After briefly explaining the process, the audiologist used some very fine filing paper which looks pretty much exactly like sand paper, and will gently rubbed it on Lily's skin around her forehead and behind her ears. Next they attached the electrodes, normally three to four of them, Lily had three - one behind each ear and then one of her forehead. The lines on the screen should start going crazy, this is normal and means the contact between the skin and the electrodes is where it should be. The spiking is caused by the immense amount of brain activity which will settle down once baby is asleep.


This is where the fun part starts, now you must get the baby into a deep sleep. They will lower the lights in the room and luckily it's perfectly fine for you to hold your baby during the test which makes it so much easier! I held Lily the entire time and switched boobs half way when she woke up. They test one ear at a time so it is relatively easy to cradle hold them. I read google posts about how they will need the baby lay flat on a bed and I immediately panicked because no way would Lily sleep like that.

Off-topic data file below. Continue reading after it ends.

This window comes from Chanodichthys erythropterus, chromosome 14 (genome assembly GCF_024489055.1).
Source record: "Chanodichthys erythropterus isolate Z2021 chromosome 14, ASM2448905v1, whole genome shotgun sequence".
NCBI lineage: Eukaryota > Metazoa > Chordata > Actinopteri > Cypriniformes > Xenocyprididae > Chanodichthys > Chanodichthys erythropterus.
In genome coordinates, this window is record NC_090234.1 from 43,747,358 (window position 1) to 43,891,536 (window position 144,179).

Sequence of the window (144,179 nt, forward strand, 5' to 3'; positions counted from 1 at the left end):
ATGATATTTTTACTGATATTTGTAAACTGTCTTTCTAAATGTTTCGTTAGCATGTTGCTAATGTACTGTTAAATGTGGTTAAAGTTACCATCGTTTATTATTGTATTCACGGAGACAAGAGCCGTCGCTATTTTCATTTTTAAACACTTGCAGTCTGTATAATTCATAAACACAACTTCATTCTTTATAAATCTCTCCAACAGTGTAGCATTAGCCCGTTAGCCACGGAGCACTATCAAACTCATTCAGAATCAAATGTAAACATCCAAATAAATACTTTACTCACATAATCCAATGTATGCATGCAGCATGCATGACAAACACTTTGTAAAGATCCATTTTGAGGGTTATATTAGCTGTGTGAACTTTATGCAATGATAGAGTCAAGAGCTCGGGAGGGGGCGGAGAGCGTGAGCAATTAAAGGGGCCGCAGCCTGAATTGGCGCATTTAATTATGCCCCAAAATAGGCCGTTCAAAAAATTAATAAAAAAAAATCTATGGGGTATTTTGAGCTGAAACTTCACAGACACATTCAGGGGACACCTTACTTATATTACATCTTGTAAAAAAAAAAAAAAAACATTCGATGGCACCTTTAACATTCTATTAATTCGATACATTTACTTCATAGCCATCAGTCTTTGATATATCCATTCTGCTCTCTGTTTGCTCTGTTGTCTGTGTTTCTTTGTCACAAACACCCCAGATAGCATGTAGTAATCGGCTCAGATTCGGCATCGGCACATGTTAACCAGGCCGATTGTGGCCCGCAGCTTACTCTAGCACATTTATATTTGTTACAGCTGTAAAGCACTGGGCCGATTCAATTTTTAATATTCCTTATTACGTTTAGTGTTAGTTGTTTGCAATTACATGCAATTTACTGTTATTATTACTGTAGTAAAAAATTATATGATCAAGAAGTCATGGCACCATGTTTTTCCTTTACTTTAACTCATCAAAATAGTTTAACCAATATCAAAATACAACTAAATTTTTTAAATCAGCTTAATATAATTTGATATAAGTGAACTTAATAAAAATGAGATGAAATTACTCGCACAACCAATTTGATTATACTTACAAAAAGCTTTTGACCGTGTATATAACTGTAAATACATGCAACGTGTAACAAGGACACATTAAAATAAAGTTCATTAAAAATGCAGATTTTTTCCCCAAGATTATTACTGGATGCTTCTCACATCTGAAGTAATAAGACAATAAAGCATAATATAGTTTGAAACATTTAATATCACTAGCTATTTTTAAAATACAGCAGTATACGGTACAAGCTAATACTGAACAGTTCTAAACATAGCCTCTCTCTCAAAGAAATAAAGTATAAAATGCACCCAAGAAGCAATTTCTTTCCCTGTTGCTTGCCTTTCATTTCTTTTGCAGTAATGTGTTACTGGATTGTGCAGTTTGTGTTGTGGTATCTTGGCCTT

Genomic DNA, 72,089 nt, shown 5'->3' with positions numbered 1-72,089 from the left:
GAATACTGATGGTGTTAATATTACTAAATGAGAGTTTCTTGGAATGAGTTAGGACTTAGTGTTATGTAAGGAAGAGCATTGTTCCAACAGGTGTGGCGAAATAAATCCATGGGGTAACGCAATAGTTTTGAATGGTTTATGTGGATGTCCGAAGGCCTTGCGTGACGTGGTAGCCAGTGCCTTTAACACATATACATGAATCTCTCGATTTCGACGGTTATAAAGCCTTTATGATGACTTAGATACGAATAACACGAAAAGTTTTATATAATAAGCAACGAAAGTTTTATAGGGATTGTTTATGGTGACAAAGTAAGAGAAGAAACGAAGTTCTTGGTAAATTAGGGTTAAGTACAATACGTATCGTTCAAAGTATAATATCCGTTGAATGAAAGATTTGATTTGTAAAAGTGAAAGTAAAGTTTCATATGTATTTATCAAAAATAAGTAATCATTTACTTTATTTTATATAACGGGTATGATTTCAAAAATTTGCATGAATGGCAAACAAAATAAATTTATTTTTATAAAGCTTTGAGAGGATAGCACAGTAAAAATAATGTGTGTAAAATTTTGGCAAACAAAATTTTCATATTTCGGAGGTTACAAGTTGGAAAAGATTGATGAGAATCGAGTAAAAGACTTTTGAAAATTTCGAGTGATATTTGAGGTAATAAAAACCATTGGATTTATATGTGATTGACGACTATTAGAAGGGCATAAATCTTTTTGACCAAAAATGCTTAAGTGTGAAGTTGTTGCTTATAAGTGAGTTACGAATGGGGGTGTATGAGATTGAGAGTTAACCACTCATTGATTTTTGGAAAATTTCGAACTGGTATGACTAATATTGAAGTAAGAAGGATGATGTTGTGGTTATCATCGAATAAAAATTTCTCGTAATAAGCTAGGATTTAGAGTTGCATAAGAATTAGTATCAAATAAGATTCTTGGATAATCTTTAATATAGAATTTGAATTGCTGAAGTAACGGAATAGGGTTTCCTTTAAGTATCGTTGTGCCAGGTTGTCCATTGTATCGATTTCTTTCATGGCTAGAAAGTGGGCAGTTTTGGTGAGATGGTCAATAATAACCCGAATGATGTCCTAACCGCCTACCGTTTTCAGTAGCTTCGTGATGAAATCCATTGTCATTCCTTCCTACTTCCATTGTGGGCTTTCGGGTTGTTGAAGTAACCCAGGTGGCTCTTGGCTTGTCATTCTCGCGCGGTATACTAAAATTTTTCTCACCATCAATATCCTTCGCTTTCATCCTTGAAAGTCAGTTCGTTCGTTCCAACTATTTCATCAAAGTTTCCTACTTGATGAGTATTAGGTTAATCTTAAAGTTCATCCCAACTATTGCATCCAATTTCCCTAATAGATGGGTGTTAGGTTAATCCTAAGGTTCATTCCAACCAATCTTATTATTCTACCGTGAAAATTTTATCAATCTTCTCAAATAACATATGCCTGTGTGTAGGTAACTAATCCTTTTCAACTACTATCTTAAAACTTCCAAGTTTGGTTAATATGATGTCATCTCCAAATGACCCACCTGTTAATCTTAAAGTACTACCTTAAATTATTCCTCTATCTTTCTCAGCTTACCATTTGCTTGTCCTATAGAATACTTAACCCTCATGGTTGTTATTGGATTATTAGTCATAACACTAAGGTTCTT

Once baby is asleep and the brain activity lessens, the lines on the screen will settle down and stop spiking. The audiologist will insert the probe a little way into the ear canal and the test will begin. A click or a pip will be played into your baby's ear and the brainstem response will appear on the computer screen. I tried to watch intently and try and figure it out but it's incredibly confusing and it's best not to try and drive yourself insane with worry and wait until it's over.


The time it takes to complete depends on your baby but they allow 3 hours for the entire appointment. The test itself took about 40 minutes for us not including getting her to sleep but in total we were there for a couple of hours.


Here is a vlog we did of the day she had her test!




If you are wanting more information about childhood deafness or are looking for further advice then please visit the National Deaf Children's Society where you will find an abundance of help an support. 


5 comments:

  1. It's so good that you were able to hold her throughout. Reassuring for her, and for you! xo

    ReplyDelete
  2. So glad you could hold her. I remember Henry's early days and there would be no chance he'd sleep without being held!!

    ReplyDelete
  3. How fascinating and well done for pushing forward and getting the appointments all sorted for her.

    ReplyDelete
  4. I bet that was so reassuring that you could hold her while the test was being carried out. And yay mama for pushing for what you guys needed. She's such a lucky little lady. I hope things have settled down a bit now and she isn't worrying you as much :) xx

    ReplyDelete
  5. A friend of mine went through this in Denmark. I'm so glad you got to hold her. Thank you for sharing the information x

    ReplyDelete

Related Posts Plugin for WordPress, Blogger...